Knowledge of differences in heat capacity changes (ΔCp) between biopolymer states provides essential information about the temperature dependence of the thermodynamic properties of these states, while also revealing insights into the nature of the forces that drive the formation of functional and dysfunctional biopolymer "order."In contrast to proteins, for nucleic acids there is a dearth of direct experimental determination of this information-rich parameter, a deficiency that compromises interpretations of the ever-increasing thermodynamic analyses of nucleic acid properties; particularly as they relate to differential nucleic acid (meta)stability states and their potential biological functions. Here we demonstrate that such heat capacity differences, in fact, exist not only between traditionally measured native to fully unfolded (assumed "random coil") DNA states, but also between competing order-to-order transformations. We illustrate the experimental approach by measuring the heat capacity change between "native"/ordered, sequence homologous, "isomeric"DNA states that differ in conformation but not sequence. Importantly, these heat capacity differences occur within biologically relevant temperature ranges. In short, we describe a new and general method to measure the value of such heat capacity differences anywhere in experimentally accessible conformational and temperature space; in this case, between two metastable bulge loop states, implicated in DNA expansion diseases, and their competing, fully paired, thermodynamically more stable duplex states. This measurement reveals a ΔCp of 61 ± 7 cal molbp-1 K -1. Such heat capacity differences between competing DNA "native"ensemble states must be considered when evaluating equilibria between different DNA "ordered"conformations, including the assessment of the differential stabilizing forces and potential biological functions of competing DNA "structured"motifs.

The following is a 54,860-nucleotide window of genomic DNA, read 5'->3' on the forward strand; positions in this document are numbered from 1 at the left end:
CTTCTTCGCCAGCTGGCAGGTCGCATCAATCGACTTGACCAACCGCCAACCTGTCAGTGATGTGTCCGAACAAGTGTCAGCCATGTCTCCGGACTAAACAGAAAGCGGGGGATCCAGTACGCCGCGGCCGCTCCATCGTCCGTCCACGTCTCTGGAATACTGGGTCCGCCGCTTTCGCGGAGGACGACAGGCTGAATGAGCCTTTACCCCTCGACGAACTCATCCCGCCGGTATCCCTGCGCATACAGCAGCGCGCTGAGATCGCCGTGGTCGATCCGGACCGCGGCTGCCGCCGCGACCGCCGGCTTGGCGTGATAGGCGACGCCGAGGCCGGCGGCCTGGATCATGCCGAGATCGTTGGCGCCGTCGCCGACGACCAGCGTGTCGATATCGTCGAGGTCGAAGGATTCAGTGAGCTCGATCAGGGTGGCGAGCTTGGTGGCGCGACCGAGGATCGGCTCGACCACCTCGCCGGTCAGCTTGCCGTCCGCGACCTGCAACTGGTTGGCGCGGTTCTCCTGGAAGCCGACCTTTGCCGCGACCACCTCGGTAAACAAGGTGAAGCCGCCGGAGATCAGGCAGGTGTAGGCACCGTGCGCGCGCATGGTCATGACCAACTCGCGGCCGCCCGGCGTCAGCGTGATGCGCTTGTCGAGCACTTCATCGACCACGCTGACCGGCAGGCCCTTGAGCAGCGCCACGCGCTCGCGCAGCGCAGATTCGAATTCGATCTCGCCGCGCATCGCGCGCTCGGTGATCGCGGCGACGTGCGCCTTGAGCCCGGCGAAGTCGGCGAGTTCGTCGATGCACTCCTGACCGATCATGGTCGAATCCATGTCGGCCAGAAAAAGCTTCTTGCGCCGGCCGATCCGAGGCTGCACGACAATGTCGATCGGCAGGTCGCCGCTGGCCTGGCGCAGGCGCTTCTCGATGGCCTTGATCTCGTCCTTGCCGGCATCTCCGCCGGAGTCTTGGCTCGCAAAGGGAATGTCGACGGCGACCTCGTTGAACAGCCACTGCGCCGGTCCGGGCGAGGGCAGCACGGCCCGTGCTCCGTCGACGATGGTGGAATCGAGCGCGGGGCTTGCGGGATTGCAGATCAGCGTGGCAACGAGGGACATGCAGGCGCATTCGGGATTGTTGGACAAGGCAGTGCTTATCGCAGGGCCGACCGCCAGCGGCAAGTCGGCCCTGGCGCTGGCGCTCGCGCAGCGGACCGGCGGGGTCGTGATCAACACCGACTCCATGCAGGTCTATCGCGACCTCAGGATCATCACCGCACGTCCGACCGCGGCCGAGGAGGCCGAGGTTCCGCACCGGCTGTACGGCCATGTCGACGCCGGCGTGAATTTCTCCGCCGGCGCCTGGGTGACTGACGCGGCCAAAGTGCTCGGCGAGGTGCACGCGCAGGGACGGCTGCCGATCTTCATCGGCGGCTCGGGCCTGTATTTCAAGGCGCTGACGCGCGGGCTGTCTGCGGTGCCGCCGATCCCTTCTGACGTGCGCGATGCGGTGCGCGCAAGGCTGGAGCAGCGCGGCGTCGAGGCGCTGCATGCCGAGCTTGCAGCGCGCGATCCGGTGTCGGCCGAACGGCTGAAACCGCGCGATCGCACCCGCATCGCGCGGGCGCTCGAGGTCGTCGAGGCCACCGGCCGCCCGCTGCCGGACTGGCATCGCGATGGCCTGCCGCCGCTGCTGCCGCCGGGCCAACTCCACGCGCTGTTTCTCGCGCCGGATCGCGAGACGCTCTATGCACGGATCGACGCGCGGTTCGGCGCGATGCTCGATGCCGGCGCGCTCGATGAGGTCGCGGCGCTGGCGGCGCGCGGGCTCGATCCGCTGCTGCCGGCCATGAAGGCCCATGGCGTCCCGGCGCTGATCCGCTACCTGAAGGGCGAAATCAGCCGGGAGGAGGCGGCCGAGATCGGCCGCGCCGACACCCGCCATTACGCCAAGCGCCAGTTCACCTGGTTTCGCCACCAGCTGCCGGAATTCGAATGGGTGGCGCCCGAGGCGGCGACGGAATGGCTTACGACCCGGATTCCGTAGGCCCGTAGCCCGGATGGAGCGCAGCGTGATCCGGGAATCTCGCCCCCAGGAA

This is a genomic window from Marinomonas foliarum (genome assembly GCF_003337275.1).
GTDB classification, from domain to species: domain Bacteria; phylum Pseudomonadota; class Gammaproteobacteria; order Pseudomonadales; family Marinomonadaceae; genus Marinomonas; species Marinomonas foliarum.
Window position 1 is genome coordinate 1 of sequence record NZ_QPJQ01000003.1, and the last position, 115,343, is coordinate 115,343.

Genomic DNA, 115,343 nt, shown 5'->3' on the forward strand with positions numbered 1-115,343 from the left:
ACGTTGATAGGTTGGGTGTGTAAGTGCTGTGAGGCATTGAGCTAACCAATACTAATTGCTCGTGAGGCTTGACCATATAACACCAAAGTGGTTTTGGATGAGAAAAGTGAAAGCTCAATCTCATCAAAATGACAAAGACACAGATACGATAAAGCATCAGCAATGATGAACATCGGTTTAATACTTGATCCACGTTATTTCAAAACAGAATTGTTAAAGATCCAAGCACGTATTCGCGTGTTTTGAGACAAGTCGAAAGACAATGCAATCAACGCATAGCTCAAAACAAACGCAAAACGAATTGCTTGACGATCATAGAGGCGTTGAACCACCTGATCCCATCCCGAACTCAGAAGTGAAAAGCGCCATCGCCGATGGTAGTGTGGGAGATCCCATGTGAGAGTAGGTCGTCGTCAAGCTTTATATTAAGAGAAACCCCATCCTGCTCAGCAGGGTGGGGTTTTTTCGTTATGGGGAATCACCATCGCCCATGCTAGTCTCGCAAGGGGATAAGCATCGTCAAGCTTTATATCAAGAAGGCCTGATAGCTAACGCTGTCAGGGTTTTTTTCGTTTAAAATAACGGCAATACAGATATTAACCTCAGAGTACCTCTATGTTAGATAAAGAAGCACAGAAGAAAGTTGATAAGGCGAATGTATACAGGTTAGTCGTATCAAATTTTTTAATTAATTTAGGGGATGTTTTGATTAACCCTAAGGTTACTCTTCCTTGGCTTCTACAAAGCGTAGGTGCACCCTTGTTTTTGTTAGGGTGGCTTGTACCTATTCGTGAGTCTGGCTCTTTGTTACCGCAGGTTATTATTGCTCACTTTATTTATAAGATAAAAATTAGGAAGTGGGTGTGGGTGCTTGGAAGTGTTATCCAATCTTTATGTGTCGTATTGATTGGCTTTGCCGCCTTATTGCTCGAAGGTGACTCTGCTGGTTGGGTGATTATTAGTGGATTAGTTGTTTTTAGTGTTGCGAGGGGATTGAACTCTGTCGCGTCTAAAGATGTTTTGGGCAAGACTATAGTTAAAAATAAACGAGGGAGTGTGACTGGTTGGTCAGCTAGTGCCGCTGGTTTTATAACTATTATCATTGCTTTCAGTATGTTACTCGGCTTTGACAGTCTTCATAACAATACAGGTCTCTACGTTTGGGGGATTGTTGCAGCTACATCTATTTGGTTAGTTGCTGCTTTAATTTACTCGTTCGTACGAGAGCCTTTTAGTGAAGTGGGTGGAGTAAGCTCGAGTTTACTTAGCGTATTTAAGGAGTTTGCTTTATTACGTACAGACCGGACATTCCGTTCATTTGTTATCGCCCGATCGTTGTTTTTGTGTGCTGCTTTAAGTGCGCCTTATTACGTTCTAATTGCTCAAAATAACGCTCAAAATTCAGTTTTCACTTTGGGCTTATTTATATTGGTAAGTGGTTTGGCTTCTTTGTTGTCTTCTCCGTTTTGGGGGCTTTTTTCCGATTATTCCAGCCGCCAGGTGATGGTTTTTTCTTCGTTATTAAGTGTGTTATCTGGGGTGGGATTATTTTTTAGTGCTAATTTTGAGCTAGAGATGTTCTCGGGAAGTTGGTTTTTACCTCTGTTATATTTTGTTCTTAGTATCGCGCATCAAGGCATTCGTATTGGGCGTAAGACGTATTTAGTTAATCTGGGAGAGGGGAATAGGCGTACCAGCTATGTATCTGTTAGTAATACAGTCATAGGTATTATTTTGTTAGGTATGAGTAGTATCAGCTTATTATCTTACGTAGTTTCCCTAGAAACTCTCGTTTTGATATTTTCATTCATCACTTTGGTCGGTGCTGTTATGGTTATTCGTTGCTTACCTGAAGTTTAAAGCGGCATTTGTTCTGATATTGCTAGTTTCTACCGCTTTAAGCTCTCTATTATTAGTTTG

All Science Journal Classification (ASJC) codes
- Physical and Theoretical Chemistry
- Surfaces, Coatings and Films
- Materials Chemistry